As discussions begin to emerge on reopening our state, board members in partnership with executive directors should be advancing their own discussions about how to effectively and safely re-open their own organizations. The strength of a board is the different perspectives, and experience they bring to the discussion, just by asking some critical questions:


1) How can we keep our staff healthy as we re-open?
2) How can we meet the needs of our constituents, especially those most vulnerable populations?
3) How can we mitigate potential risks?
4) What are potential legal considerations or ramifications?
5) What are the financial implications and do we have the necessary resources?
6) What does our financial picture look like over the comings weeks and months?
7) Can we sustain whatever plan we decide on?
8) How can we keep raising funds?
9) How do we roll out our communications?
10) Is our Business Continuity Plan on point – or how do we adjust it?


One way of addressing these questions and the many more questions that evolve is to set up a Task Force charged with addressing issues brought about by COVID 19 and the re-opening of your services. For those with a small board, your entire board can serve as your COVID-19 Task Force. There is minimal business as usual reporting going on – and most of your discussions are probably around COVID-19. For those with larger boards, a Task Force allows you to bring in expertise you might not have on your board – in HR, legal, financial, supply chain, communications, etc. You can also bring in that expertise if you are a smaller board.

All planning should be done in conjunction with your Executive Director – she/he or they are an important – even critical – part of this planning process. However, the Executive Director should not be charged with researching and making all these decisions alone or in a vacuum. A strong Board/Executive Director partnership will yield the best outcomes – for the organization and for the community.

 

Crisis Communications: Beyond the First Few Weeks

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By Sharon Danosky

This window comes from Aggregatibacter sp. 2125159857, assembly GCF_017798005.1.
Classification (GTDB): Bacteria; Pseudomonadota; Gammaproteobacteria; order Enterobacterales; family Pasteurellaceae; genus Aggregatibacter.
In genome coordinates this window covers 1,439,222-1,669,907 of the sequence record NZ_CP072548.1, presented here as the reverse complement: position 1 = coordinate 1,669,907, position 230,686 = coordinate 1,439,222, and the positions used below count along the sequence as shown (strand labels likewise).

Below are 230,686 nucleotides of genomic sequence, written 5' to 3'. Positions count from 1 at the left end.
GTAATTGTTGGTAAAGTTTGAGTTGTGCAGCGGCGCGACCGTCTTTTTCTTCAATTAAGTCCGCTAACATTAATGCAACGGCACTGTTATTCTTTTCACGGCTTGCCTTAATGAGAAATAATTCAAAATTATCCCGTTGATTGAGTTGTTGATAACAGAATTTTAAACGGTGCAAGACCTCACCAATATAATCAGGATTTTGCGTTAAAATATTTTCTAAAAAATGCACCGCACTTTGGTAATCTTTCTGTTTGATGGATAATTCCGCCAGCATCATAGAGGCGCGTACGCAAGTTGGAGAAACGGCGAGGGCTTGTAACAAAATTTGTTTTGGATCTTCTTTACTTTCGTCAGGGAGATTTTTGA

We are now entering the sixth week of “Sheltering at Home.” Nothing seems normal, yet many have found a new routine and rhythm. And so it should be with your communications at this stage.

As you move through this extended crisis, maintaining communications with your constituents is vitally important. One and done just doesn’t work. Instead, this is the time to engage with your constituents – and particularly your donors.

During a crisis there are actually four phases to the communication process. Each requires different messaging which is based on the changing perspective and circumstances of your constituents – and your organization. If done well, each phase can strengthen the connection with your constituents and lead you to a having a stronger long-term relationship. [Read more…]

An Alternative to the “Virtual Event”

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By Sharon Danosky

I have been hearing and seeing questions about holding a “Virtual Event.”

First, I should probably state that I come from a place that believes people want to help when help is needed and that they do not need an event – virtual or otherwise – to give, and given generously.  All you need to do is ask authentically and let them know why you need their help.
In many ways events – including “virtual events” can detract from that.  It puts the focus on your event – and not your organization and its good deeds. [Read more…]